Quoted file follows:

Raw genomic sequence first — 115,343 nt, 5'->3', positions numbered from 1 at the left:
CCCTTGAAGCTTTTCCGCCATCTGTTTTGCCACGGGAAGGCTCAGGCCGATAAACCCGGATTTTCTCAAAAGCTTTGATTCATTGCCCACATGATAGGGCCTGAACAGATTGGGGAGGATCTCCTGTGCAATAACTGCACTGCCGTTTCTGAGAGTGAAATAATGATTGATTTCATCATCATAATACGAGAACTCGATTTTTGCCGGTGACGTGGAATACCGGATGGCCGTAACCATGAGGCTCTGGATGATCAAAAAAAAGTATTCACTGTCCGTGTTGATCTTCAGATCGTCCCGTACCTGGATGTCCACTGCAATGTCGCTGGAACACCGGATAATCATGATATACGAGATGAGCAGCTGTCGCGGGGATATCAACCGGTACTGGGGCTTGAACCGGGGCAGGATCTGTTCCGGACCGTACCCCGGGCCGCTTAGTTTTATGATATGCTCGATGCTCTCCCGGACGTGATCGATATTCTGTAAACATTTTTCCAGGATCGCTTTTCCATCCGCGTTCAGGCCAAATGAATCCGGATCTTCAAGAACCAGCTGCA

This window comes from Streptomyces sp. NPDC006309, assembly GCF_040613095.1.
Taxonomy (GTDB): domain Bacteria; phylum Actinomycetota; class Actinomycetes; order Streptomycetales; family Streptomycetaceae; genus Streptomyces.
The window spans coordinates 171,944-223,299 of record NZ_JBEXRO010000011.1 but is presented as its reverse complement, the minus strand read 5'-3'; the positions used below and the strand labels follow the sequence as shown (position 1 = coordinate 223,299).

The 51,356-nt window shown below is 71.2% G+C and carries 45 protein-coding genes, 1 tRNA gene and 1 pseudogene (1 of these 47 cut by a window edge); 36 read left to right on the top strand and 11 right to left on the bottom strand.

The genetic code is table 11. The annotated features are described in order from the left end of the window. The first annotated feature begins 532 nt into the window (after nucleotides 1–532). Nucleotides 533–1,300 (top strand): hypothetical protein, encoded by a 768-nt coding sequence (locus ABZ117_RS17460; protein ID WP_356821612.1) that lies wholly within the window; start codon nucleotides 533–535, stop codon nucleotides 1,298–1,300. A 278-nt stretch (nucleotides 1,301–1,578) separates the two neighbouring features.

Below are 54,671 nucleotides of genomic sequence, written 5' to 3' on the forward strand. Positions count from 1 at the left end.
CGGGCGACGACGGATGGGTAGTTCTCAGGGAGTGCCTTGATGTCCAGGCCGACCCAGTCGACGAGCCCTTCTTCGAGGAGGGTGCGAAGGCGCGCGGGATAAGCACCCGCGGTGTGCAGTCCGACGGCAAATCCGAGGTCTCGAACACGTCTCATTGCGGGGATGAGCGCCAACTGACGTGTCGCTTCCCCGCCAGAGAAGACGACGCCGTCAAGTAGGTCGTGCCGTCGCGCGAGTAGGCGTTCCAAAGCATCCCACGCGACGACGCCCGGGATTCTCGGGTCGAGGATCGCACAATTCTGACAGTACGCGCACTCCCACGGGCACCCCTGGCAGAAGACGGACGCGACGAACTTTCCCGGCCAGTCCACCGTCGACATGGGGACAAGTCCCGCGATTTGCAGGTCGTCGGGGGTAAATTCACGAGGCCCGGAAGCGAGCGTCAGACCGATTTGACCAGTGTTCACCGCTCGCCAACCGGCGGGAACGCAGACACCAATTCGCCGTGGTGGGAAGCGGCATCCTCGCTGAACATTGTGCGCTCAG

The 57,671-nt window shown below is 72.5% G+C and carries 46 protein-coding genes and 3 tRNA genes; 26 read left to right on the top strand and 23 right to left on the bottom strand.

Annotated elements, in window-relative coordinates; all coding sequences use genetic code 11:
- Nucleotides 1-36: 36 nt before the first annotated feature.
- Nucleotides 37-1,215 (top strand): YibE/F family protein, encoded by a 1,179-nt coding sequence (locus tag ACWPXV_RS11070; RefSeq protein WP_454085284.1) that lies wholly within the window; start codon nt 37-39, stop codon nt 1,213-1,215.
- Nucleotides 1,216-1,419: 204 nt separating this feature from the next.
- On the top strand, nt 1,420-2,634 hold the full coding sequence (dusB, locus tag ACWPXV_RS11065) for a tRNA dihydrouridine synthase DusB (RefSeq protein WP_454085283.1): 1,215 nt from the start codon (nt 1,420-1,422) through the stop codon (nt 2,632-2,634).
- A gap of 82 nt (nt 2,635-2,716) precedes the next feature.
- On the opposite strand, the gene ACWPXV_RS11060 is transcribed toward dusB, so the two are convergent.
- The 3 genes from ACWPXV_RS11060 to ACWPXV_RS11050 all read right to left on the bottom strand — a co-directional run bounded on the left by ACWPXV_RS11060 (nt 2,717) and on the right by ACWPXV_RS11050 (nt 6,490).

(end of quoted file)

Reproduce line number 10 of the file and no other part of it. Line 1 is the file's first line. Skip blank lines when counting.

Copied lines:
The 57,671-nt window shown below is 72.5% G+C and carries 46 protein-coding genes and 3 tRNA genes; 26 read left to right on the top strand and 23 right to left on the bottom strand.